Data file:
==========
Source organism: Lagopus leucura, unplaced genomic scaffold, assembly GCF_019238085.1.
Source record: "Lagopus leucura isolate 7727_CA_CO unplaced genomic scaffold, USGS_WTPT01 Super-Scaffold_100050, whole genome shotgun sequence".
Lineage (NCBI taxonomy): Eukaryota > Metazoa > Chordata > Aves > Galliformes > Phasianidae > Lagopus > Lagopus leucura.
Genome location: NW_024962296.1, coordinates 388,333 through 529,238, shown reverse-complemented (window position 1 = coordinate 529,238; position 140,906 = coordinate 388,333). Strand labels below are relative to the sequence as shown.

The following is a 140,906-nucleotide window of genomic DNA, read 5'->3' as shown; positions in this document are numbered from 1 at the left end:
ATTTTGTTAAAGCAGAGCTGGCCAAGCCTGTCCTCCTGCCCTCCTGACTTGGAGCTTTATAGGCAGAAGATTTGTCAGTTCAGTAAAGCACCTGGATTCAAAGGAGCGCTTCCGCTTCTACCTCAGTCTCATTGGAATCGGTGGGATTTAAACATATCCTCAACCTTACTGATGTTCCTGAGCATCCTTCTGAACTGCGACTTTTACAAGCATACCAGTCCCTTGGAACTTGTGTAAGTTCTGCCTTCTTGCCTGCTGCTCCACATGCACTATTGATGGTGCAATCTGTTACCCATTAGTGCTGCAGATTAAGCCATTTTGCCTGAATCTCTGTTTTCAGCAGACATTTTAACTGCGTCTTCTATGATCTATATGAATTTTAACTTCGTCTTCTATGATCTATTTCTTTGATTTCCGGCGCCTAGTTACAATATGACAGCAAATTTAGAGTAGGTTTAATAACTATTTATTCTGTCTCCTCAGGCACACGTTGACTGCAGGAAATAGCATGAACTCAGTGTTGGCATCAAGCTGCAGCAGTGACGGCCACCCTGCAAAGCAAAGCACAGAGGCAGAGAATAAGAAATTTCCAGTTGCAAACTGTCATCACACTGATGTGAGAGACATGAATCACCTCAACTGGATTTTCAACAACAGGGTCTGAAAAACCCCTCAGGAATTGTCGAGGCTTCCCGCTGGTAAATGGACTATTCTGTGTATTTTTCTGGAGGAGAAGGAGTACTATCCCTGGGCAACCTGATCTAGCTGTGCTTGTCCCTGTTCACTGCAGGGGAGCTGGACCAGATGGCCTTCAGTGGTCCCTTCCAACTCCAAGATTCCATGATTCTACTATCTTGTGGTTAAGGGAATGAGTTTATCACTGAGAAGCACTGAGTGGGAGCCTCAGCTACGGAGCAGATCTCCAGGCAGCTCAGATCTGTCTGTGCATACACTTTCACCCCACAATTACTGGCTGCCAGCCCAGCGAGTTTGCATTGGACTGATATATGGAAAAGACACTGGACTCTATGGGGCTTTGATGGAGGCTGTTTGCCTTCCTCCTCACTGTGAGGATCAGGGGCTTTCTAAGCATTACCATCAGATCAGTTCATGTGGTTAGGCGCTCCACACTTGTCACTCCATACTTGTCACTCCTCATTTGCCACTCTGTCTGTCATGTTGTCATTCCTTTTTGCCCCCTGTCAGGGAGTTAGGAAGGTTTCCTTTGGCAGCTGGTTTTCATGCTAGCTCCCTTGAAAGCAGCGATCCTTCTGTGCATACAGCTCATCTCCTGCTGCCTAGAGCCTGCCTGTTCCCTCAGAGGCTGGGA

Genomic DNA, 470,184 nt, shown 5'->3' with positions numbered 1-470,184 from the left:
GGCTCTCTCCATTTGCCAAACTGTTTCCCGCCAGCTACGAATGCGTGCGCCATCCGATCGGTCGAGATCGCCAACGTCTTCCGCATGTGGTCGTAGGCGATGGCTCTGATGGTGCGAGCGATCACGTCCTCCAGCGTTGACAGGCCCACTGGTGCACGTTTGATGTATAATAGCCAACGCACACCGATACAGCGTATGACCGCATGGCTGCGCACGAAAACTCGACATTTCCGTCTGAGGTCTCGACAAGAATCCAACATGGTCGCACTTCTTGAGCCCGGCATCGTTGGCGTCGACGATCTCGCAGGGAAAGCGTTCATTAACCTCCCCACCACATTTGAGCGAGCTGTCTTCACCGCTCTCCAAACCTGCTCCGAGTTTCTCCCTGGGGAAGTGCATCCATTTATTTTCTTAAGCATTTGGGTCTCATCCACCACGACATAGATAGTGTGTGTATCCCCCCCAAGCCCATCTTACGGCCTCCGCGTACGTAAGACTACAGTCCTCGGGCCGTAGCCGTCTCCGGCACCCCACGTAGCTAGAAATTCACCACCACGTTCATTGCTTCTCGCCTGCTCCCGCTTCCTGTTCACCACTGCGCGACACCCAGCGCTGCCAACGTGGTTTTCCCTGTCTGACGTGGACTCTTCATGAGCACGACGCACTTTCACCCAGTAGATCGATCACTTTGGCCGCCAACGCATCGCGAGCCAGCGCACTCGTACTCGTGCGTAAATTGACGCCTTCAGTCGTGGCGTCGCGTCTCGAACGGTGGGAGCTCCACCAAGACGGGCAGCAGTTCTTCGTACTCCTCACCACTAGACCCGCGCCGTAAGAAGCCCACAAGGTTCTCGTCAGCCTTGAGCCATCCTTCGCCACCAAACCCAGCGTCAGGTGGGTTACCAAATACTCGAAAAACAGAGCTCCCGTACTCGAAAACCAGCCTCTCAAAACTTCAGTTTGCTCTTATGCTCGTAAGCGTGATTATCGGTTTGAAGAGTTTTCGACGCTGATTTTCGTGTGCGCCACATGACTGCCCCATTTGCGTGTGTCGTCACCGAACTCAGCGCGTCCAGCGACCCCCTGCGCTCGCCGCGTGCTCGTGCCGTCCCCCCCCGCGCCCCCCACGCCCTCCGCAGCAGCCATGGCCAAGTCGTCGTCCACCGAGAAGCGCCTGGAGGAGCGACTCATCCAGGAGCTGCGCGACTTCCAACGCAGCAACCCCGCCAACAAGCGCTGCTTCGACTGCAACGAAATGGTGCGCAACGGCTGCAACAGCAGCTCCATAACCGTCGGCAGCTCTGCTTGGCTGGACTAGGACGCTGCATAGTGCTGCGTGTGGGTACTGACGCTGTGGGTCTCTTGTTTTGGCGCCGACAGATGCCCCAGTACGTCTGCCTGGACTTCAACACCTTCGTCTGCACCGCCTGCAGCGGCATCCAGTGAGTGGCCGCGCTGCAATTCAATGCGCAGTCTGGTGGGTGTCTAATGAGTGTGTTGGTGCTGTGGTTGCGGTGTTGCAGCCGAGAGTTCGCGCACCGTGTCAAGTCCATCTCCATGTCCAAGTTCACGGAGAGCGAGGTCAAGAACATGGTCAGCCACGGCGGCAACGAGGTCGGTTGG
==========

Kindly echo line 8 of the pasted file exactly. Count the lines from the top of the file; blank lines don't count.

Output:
GGCTCTCTCCATTTGCCAAACTGTTTCCCGCCAGCTACGAATGCGTGCGCCATCCGATCGGTCGAGATCGCCAACGTCTTCCGCATGTGGTCGTAGGCGATGGCTCTGATGGTGCGAGCGATCACGTCCTCCAGCGTTGACAGGCCCACTGGTGCACGTTTGATGTATAATAGCCAACGCACACCGATACAGCGTATGACCGCATGGCTGCGCACGAAAACTCGACATTTCCGTCTGAGGTCTCGACAAGAATCCAACATGGTCGCACTTCTTGAGCCCGGCATCGTTGGCGTCGACGATCTCGCAGGGAAAGCGTTCATTAACCTCCCCACCACATTTGAGCGAGCTGTCTTCACCGCTCTCCAAACCTGCTCCGAGTTTCTCCCTGGGGAAGTGCATCCATTTATTTTCTTAAGCATTTGGGTCTCATCCACCACGACATAGATAGTGTGTGTATCCCCCCCAAGCCCATCTTACGGCCTCCGCGTACGTAAGACTACAGTCCTCGGGCCGTAGCCGTCTCCGGCACCCCACGTAGCTAGAAATTCACCACCACGTTCATTGCTTCTCGCCTGCTCCCGCTTCCTGTTCACCACTGCGCGACACCCAGCGCTGCCAACGTGGTTTTCCCTGTCTGACGTGGACTCTTCATGAGCACGACGCACTTTCACCCAGTAGATCGATCACTTTGGCCGCCAACGCATCGCGAGCCAGCGCACTCGTACTCGTGCGTAAATTGACGCCTTCAGTCGTGGCGTCGCGTCTCGAACGGTGGGAGCTCCACCAAGACGGGCAGCAGTTCTTCGTACTCCTCACCACTAGACCCGCGCCGTAAGAAGCCCACAAGGTTCTCGTCAGCCTTGAGCCATCCTTCGCCACCAAACCCAGCGTCAGGTGGGTTACCAAATACTCGAAAAACAGAGCTCCCGTACTCGAAAACCAGCCTCTCAAAACTTCAGTTTGCTCTTATGCTCGTAAGCGTGATTATCGGTTTGAAGAGTTTTCGACGCTGATTTTCGTGTGCGCCACATGACTGCCCCATTTGCGTGTGTCGTCACCGAACTCAGCGCGTCCAGCGACCCCCTGCGCTCGCCGCGTGCTCGTGCCGTCCCCCCCCGCGCCCCCCACGCCCTCCGCAGCAGCCATGGCCAAGTCGTCGTCCACCGAGAAGCGCCTGGAGGAGCGACTCATCCAGGAGCTGCGCGACTTCCAACGCAGCAACCCCGCCAACAAGCGCTGCTTCGACTGCAACGAAATGGTGCGCAACGGCTGCAACAGCAGCTCCATAACCGTCGGCAGCTCTGCTTGGCTGGACTAGGACGCTGCATAGTGCTGCGTGTGGGTACTGACGCTGTGGGTCTCTTGTTTTGGCGCCGACAGATGCCCCAGTACGTCTGCCTGGACTTCAACACCTTCGTCTGCACCGCCTGCAGCGGCATCCAGTGAGTGGCCGCGCTGCAATTCAATGCGCAGTCTGGTGGGTGTCTAATGAGTGTGTTGGTGCTGTGGTTGCGGTGTTGCAGCCGAGAGTTCGCGCACCGTGTCAAGTCCATCTCCATGTCCAAGTTCACGGAGAGCGAGGTCAAGAACATGGTCAGCCACGGCGGCAACGAGGTCGGTTGG